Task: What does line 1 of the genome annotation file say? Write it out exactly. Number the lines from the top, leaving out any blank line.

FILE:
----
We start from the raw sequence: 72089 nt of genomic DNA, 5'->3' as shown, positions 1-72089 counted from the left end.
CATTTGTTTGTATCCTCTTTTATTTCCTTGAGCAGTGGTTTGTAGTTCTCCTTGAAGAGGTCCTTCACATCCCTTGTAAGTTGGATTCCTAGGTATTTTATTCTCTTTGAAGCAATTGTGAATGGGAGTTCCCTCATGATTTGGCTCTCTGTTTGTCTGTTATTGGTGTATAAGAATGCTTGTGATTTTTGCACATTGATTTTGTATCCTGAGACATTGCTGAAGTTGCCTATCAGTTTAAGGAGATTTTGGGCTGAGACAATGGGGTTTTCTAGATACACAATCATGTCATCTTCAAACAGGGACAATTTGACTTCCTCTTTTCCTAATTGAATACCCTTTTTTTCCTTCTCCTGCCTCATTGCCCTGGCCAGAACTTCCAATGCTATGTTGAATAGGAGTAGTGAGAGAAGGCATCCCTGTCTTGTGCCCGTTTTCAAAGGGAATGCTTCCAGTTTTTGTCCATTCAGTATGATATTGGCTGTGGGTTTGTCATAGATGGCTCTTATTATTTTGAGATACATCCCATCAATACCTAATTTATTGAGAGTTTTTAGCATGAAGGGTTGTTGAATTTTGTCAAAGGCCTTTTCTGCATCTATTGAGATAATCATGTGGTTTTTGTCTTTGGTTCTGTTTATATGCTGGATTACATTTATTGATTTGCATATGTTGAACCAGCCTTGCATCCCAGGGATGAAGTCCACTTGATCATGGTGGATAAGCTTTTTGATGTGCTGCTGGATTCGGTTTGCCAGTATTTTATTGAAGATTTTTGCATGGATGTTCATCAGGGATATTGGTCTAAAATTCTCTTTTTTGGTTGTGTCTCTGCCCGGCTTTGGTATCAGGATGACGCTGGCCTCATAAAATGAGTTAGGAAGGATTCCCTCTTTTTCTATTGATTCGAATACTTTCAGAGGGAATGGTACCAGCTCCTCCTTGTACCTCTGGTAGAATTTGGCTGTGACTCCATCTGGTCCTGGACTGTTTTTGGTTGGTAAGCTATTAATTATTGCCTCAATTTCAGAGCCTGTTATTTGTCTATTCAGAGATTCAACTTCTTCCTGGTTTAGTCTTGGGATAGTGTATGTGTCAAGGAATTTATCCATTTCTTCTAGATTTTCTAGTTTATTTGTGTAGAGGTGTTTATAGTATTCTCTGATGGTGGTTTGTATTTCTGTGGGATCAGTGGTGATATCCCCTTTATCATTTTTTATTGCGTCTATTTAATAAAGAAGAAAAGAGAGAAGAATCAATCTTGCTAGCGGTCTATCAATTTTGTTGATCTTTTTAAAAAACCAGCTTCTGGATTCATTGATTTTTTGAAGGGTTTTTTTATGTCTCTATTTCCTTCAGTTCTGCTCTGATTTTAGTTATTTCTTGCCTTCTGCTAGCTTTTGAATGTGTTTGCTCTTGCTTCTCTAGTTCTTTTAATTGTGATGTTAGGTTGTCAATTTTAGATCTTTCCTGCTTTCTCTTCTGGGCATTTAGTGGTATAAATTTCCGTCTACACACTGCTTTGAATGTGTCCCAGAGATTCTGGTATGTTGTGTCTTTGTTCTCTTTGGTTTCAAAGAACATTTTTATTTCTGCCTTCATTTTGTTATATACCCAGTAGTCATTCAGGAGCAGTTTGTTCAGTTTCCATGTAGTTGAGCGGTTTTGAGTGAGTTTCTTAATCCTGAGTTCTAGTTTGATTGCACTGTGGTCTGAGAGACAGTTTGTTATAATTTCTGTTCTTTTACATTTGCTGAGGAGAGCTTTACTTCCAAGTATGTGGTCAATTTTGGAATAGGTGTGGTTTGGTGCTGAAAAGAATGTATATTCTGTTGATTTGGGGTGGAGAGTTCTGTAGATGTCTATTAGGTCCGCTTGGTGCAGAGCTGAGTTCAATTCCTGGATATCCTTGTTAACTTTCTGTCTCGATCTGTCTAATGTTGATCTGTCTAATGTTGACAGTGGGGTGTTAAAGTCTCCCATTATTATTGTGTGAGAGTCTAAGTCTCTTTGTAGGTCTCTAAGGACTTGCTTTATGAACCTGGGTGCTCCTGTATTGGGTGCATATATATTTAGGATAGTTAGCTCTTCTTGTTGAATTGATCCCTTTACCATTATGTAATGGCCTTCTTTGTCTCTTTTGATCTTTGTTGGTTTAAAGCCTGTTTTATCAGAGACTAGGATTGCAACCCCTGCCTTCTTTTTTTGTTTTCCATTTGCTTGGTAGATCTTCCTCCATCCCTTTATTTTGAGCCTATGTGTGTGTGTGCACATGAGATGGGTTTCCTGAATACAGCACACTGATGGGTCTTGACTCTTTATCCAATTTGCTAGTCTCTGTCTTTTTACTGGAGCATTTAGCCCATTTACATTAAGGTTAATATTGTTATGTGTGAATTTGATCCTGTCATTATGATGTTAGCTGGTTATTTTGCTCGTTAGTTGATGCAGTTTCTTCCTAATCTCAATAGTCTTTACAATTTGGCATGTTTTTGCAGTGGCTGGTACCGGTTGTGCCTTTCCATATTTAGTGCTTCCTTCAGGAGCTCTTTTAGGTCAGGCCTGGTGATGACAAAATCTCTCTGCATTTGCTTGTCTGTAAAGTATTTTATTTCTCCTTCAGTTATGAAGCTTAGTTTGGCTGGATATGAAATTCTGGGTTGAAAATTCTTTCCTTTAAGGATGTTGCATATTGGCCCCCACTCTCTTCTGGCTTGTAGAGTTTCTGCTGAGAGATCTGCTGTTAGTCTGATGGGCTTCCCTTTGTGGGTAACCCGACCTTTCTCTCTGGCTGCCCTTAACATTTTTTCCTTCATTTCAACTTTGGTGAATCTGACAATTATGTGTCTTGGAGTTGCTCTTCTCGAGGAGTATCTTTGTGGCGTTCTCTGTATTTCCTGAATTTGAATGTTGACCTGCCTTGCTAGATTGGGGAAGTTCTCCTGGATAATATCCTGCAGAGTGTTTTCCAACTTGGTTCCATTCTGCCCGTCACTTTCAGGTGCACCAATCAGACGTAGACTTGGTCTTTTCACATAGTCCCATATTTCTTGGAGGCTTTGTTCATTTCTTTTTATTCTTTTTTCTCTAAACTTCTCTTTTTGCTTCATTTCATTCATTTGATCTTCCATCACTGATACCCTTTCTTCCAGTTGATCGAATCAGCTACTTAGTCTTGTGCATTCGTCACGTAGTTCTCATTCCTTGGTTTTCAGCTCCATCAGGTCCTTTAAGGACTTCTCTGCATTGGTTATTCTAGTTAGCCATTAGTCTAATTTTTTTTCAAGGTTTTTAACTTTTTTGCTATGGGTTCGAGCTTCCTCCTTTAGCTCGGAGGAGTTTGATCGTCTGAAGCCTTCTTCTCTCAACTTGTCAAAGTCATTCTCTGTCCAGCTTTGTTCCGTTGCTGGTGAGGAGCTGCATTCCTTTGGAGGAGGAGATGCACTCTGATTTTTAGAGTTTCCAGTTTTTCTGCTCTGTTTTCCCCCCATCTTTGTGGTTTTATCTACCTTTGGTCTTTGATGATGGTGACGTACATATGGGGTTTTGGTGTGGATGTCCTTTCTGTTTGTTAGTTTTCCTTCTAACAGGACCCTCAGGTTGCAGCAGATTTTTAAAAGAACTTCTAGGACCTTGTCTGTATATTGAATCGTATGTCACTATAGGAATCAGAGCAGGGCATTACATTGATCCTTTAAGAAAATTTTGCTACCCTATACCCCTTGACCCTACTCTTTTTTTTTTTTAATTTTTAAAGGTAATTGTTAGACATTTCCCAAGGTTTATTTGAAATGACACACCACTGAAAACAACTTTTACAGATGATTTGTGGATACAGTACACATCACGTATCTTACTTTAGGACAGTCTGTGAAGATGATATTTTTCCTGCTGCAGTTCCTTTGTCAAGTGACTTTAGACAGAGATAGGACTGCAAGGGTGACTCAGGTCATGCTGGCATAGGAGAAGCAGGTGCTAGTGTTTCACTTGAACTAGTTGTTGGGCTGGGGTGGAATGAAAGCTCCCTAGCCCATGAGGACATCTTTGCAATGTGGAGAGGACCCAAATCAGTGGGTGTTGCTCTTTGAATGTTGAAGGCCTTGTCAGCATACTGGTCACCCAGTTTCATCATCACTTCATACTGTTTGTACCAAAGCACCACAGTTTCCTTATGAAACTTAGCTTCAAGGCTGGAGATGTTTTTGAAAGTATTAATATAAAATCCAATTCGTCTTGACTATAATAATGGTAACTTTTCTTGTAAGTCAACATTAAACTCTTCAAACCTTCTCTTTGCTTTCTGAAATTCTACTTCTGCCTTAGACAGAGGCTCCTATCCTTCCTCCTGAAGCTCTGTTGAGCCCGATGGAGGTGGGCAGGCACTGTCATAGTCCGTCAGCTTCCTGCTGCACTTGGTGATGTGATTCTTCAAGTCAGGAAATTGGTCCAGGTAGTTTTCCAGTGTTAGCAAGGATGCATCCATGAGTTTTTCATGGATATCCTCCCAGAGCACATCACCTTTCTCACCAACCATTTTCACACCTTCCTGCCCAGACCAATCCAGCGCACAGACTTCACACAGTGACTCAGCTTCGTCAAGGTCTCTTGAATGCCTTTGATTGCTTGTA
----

We start from the raw sequence: 72089 nt of genomic DNA, 5'->3' as shown, positions 1-72089 counted from the left end.